• A RAAF PC-9 together with a RSAF PC-21 near RAAF Base Pearce.
    A RAAF PC-9 together with a RSAF PC-21 near RAAF Base Pearce.

It was the contract that never seemed to end but the Commonwealth and Team 21, a joint effort of Lockheed Martin, Pilatus and Hawker Pacific, have finally signed Air 5428.

Katherine Ziesing | Canberra 

The initial seven-year $1.2 billion contract was officially signed on December 9, 2015. Performance-based options for up to 25 years will provide the opportunity to extend the length and increase the value of the total contract for the industry partnership.

The new facility will be based at RAAF Base East Sale in Victoria, with the site to undergo extensive infrastructure work to accommodate the capability.

The new pilot training system will see ADF basic flying training, currently undertaken at the Basic Flying Training School (BFTS) with BAE Systems at Tamworth in NSW, relocate to East Sale, already home to the RAAF’s Central Flying School (CFS), while advanced training will continue to be conducted from RAAF Base Pearce, home to the RAAF’s 2 Flying Training School (2FTS).

“We are honoured to partner with Australia to deliver a comprehensive training solution that is customised for their needs and focused on fifth-generation mission readiness,” Jon Rambeau, vice president and general manager for Lockheed Martin Training and Logistics Solutions said at the contract signing.

As prime contractor, Lockheed Martin will provide overall project management for the pilot training system and deliver a family of integrated ground-based training technologies.

Pilatus Aircraft will provide PC-21 turboprop training aircraft and through-life engineering and airworthiness support. Hawker Pacific will provide maintenance services and fleet support and leverage its established supply chain in Australia.

Hawker Pacific’s Government Business unit will manage the contract from Sale in Gippsland Victoria, which will in turn manage the performance of aircraft maintenance activities across four locations in four states – at RAAF Bases East Sale, Pearce, Edinburgh and Williamtown.“We are delighted that after 28 years of Pilatus PC-9 operations the Commonwealth of Australia has chosen to endorse our reputation for providing world class Training Systems with this new contract,” Oscar J. Schwenk, Chairman of Pilatus, said. “I am equally happy that Team 21 won the deal against all international competitors and that, in the final round, the Australian Defence Force has chosen the Pilatus PC-21 over all other aircraft – once Pilatus, always Pilatus!”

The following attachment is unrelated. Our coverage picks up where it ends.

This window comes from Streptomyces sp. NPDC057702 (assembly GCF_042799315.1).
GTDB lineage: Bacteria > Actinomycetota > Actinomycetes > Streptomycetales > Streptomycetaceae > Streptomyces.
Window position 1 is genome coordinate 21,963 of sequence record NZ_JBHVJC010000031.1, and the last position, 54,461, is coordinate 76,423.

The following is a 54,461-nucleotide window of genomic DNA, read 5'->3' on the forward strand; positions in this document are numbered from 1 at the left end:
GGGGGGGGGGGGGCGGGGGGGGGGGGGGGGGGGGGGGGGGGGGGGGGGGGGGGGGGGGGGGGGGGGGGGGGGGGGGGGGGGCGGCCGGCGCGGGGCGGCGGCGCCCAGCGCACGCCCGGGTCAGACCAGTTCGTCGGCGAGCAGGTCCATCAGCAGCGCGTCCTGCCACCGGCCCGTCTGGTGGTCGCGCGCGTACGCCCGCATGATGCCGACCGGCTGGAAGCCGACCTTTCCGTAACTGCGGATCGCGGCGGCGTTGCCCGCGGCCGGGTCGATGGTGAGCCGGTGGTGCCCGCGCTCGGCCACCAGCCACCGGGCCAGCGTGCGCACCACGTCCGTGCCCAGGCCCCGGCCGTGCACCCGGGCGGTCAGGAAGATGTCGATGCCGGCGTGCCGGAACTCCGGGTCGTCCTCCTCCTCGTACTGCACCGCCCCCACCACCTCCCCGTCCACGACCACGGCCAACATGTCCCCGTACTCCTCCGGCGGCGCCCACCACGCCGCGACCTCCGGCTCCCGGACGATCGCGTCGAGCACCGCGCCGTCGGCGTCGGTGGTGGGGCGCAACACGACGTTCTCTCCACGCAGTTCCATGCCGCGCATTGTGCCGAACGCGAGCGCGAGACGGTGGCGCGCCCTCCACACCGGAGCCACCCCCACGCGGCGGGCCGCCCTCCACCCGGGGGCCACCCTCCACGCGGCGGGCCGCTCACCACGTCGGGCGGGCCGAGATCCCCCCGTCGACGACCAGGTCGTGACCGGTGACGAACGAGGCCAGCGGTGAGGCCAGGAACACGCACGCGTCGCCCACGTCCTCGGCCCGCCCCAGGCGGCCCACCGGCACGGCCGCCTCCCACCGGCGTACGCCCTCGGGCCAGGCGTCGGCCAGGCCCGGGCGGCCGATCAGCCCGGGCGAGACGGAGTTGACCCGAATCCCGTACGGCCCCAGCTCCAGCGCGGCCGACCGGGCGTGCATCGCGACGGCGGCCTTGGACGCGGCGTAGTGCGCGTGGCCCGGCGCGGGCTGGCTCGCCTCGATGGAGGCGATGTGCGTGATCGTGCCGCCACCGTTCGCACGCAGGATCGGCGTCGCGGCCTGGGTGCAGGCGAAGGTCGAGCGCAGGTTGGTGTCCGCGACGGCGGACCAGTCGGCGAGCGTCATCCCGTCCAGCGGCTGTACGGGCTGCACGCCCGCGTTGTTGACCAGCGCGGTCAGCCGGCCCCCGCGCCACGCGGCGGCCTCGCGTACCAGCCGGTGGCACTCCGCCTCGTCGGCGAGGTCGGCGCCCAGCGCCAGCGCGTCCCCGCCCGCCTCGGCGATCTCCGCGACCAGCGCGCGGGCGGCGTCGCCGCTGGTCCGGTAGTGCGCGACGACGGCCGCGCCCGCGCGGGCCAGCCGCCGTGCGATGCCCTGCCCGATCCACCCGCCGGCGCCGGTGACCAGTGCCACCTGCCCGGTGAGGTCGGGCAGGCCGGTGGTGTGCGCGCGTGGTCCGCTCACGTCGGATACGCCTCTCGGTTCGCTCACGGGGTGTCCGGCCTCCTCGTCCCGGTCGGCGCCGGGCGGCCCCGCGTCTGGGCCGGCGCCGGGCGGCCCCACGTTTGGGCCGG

The PC-21 has been in service with the Republic of Singapore Air Force (RSAF) at RAAF Base Pearce in Western Australia since 2008 and is also operated by the Air Forces of Switzerland, the UAE, Saudi-Arabia and Qatar. Team 21 is in the ninth year of a 20-year performance-based flight training contract to provide the Basic Wings Course to the RSAF, at RAAF Base Pearce in Western Australia.

With this latest order 180 aircraft have been sold and Australia is now the sixth country to operate the PC-21 as their platform of choice in this training role.

ADM understands that the PC-21’s for Australia will be delivered commencing June 2017. A total of 49 aircraft are covered in the contract, of which three will find a home with the RAAF’s Aircraft Research and Development Unit (ARDU) and four with 4 Sqn at Sale.

Efficiencies will also mean the new contractor-supported Pilot Training System will see an increase in ADF pilot training throughput despite operating fewer aircraft than the current system.

The move is an obvious blow to BAE Systems’ Australia extensive flying training operation at Tamworth under the IBFT contract.

BAE will continue to provide ADF pilot training there through until the end of 2019 (flying at East Sale will begin in 2018, according to the current timeline), and does also provide military flying training for Singapore, Brunei and Papua New Guinea, but the decision seems likely to see a major rationalisation of the Tamworth operation. ADM also understands that the loss of IBFT from Tamworth Airport will also likely see the regional NSW city’s air traffic control tower closed.

Tamworth’s loss is Sale’s gain, with former Defence Minister Kevin Andrews predicting roughly 160 jobs for the region under the new arrangements.

This article first appeared in ADM's February issue. 

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